“A More Realistic View”

Reimagining Sympoietic Practice in Octavia Butler’s Parables

Extrapolation (2020), 61, (1-2), 151–172.


In this essay, I contend hyperempathy syndrome constitutes a kind of new materialism avant la lettre, prefiguring problems we are perhaps only now in a position to address academically. In other words, if both current scientific and philosophical conceptions of life attest that beings are always already co-constituted by their surroundings, we can no longer rely on a model of subjectivity and personhood that presupposes clear, bounded individuation. Before the popularization of affect theory and new materialism, Octavia E. Butler’s hyperempathy—a condition causing possessors to have an embodied response to visual perception of others’ emotions—provides a speculation on the consequences of the felt, interconnectivity of beings that “sympoiesis” characterizes. Against assumptions that interconnectivity necessarily precipitates more ethical modes of being in the world, Butler challenges static claims about shared substance and experience by providing a more complex depiction of what it means to feel as others do. I argue that Butler’s presentation of hyperempathy demonstrates that sharing experience is not a panacea for human and non-human relations but a restaging of the politics of identification and institutional power on another dimension.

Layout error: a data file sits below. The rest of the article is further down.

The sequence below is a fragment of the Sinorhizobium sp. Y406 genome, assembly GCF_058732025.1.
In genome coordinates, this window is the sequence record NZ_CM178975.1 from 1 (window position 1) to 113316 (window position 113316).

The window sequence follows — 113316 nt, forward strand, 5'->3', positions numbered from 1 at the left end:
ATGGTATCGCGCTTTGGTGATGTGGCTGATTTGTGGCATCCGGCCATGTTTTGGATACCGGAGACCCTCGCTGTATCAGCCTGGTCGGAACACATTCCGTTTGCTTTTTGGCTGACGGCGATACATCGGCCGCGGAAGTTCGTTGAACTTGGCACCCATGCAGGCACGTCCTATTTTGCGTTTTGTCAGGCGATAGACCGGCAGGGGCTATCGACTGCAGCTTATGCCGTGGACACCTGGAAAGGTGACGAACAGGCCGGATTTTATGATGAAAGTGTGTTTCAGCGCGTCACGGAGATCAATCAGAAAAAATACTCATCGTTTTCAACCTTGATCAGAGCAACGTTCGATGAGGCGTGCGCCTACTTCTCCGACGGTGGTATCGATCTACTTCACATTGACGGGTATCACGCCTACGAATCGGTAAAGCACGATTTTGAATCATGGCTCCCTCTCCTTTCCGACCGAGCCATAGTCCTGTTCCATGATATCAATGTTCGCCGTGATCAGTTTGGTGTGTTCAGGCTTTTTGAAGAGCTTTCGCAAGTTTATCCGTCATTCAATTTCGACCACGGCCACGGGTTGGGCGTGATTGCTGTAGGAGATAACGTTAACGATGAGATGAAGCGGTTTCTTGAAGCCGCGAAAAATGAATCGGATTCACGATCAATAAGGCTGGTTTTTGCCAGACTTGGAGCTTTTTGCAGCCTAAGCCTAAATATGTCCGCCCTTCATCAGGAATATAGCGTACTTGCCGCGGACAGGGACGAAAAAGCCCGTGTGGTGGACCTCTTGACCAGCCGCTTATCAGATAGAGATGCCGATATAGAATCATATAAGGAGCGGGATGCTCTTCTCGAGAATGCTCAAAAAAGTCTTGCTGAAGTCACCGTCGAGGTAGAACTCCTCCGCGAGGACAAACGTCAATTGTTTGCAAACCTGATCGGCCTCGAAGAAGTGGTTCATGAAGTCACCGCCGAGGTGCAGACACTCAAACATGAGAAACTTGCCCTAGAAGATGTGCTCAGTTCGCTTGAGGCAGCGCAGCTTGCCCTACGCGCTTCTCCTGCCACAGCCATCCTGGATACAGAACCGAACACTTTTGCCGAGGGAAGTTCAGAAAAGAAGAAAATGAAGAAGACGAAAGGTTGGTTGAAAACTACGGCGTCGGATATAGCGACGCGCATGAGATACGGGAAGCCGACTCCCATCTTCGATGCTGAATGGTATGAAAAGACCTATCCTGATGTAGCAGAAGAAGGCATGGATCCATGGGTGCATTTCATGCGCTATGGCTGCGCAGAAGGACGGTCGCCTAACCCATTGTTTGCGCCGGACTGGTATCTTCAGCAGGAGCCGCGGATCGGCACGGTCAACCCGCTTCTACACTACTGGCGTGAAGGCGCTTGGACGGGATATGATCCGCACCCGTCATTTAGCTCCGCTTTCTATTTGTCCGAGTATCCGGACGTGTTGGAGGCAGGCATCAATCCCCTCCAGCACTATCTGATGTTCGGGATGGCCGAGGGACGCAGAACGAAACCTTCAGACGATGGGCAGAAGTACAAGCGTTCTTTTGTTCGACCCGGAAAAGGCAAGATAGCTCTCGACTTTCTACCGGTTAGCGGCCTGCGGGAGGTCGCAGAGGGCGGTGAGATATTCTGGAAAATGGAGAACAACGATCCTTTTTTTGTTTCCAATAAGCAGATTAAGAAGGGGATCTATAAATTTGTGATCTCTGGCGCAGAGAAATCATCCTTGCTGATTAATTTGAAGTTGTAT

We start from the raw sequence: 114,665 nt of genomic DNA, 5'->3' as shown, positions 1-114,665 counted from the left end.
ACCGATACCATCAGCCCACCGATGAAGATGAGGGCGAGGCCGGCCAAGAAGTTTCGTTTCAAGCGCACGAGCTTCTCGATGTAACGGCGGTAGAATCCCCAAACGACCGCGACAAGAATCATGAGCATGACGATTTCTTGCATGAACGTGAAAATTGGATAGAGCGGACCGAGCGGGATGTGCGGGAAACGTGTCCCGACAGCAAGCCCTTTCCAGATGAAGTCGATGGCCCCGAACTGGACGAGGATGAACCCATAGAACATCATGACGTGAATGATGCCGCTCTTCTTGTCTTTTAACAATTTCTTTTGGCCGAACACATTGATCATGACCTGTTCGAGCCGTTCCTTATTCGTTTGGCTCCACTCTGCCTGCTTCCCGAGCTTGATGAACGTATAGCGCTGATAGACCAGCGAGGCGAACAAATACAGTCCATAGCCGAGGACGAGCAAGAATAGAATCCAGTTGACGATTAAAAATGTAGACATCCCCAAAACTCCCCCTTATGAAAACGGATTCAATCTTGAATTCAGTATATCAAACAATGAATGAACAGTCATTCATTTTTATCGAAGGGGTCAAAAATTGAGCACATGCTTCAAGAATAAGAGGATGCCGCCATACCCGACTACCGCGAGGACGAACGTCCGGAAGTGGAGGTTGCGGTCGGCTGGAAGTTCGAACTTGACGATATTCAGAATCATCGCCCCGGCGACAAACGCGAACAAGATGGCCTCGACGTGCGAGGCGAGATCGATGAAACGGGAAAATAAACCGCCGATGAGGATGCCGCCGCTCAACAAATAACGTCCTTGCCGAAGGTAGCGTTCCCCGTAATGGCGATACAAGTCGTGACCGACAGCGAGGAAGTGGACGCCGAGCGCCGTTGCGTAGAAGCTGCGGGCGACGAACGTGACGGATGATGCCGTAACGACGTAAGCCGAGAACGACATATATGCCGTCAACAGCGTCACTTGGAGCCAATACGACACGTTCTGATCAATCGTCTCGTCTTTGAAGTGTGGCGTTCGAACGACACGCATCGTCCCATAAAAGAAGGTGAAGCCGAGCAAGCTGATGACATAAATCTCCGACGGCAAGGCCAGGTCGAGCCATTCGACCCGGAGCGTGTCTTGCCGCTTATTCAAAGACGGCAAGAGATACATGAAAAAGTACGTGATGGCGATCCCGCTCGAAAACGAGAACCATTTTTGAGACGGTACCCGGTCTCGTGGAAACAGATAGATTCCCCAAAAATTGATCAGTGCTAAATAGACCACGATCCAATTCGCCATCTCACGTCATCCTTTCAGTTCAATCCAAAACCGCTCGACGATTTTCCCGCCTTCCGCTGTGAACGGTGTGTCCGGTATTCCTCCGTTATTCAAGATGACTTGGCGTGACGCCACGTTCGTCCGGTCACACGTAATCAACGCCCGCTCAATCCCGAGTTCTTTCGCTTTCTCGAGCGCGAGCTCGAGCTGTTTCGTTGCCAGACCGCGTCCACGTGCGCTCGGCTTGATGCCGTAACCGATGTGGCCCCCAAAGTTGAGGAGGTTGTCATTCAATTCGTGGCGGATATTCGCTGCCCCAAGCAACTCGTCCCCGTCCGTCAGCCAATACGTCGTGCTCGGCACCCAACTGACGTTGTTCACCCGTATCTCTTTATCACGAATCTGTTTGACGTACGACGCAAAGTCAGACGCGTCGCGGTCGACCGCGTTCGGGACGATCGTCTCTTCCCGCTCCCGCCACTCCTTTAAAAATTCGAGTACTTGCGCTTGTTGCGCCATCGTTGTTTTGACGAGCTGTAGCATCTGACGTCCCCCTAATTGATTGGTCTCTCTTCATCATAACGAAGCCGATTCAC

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Author details

Stark, Doug